More than two dozen racing camels in Qatar died after their breeder administered a toxic pesticide to their skin. Misfer Safran Al Merri purchased Diazinon from the Al Shahainya veterinary center and then administered it without assistance from veterinary professionals. Qatar’s Animal Husbandry department claims that the deaths of 15 top-breed camels (read about camels killed by plastic) and injuries to several others was a direct result of Al Merri’s negligence, but the camel breeder told Gulf News that fault actually lies with poor veterinary services and the substandard quality of the pesticide provided to him.
Diazinon is an organophosphorous chemical that inhibits acetylcholinesterase, an enzyme essential for the nerve impulse transmission of mites and ticks. Although it is widely used and the World Health Organization (WHO) classifies it as a “moderately hazardous” pesticide, cases of non-Hodgkins lymphoma have been linked its use in the United States, and the neurological effects of long term exposure to it are being questioned by advocacy groups in the United Kingdom.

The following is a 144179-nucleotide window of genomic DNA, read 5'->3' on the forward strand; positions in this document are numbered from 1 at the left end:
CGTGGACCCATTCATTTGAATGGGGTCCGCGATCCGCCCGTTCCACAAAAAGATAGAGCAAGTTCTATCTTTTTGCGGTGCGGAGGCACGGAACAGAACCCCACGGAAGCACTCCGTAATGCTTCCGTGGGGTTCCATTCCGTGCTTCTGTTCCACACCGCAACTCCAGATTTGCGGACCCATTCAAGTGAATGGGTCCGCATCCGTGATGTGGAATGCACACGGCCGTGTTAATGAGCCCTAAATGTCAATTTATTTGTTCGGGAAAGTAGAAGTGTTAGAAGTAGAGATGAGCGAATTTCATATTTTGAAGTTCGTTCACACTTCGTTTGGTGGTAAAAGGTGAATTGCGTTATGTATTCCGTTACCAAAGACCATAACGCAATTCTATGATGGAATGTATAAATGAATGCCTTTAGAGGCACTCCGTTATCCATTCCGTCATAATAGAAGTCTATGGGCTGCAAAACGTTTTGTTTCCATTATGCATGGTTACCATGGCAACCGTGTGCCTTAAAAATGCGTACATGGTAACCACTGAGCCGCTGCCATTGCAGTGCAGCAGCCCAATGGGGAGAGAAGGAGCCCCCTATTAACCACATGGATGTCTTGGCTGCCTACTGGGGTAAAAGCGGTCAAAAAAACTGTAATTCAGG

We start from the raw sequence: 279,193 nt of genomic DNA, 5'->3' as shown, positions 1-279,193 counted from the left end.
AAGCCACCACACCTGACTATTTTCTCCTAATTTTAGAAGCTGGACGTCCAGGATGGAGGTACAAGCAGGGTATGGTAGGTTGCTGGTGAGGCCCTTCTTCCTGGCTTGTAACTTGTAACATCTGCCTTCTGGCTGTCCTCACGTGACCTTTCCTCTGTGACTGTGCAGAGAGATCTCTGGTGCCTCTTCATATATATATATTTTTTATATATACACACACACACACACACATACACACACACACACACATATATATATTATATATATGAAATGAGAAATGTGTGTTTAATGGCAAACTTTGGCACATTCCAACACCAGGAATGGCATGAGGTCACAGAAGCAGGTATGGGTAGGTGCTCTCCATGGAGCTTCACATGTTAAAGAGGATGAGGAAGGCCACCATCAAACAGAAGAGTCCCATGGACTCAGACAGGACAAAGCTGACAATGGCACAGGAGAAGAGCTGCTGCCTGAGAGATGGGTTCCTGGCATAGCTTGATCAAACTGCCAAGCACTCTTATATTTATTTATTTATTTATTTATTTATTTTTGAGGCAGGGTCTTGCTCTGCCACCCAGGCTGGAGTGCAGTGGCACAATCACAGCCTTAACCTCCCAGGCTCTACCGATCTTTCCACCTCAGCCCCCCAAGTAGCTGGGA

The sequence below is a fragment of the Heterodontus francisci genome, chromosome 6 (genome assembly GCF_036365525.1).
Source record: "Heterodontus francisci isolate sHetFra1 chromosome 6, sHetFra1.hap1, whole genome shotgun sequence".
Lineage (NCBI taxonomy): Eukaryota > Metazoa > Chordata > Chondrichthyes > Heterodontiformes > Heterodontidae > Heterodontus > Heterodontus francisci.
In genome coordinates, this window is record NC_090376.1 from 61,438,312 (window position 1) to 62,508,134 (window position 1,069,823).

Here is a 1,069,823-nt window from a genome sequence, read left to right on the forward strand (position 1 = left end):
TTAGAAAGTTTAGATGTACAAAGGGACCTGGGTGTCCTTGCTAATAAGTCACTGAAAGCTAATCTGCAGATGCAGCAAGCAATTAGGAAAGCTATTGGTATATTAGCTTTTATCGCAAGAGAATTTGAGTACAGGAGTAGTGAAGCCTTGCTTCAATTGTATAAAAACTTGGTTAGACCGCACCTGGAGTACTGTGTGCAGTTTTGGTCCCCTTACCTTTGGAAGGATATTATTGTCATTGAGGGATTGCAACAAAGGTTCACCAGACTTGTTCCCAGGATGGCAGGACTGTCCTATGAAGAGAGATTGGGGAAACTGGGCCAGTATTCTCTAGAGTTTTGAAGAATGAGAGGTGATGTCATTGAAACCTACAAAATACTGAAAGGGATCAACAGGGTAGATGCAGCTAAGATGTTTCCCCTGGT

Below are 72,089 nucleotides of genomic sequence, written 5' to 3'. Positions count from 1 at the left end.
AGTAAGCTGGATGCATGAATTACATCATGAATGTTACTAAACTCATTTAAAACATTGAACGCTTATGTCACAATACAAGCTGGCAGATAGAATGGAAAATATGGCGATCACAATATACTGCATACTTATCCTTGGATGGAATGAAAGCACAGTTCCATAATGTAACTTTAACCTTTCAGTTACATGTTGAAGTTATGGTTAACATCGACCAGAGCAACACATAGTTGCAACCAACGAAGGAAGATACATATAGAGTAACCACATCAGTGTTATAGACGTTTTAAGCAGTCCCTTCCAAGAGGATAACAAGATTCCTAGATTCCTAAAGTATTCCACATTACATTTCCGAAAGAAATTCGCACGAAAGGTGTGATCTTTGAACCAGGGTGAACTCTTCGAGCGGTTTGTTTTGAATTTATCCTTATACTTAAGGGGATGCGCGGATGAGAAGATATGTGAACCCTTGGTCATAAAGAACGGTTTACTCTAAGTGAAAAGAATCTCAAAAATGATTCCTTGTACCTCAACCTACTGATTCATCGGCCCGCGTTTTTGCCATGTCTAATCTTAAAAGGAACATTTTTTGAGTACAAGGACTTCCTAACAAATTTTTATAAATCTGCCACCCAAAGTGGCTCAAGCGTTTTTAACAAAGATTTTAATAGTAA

Administered in low doses, Diazinon is not lethal to animals. Al Merri, who has been using Diazinon for the past ten years, claims that when he diluted the pesticide, it was yellow instead of clear.
“I am well familiar with pesticides and have been breeding camels for a long time,” he told the paper. “There is a problem with the state-run vet centres. They have neither pesticides nor medicines to treat ailing animals. They do not have proper equipment, either,” he added.
Al Merri is not the first to complain about the animal husbandry department, who he accuses of ignoring his prized camels as they lay dying, choosing instead to collect samples before they left.
“The situation with regard to veterinarians is so pathetic that it is easier to seek appointment with a Hamad Medical Corporation (HMC) doctor than access a veterinarian,” farmer Jarallah Johail explained to the paper. “As a consequence, we have to increasingly rely on private veterinarians who are quite expensive.”
The WHO recommends against using Diazinon in developing countries, and according to Pan-UK, a group that monitors insecticides and pesticides, claims that residues of the chemical are found in water sources throughout the United States and in many fruits and vegetables.
:: Gulf News
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image via Qatar Embassy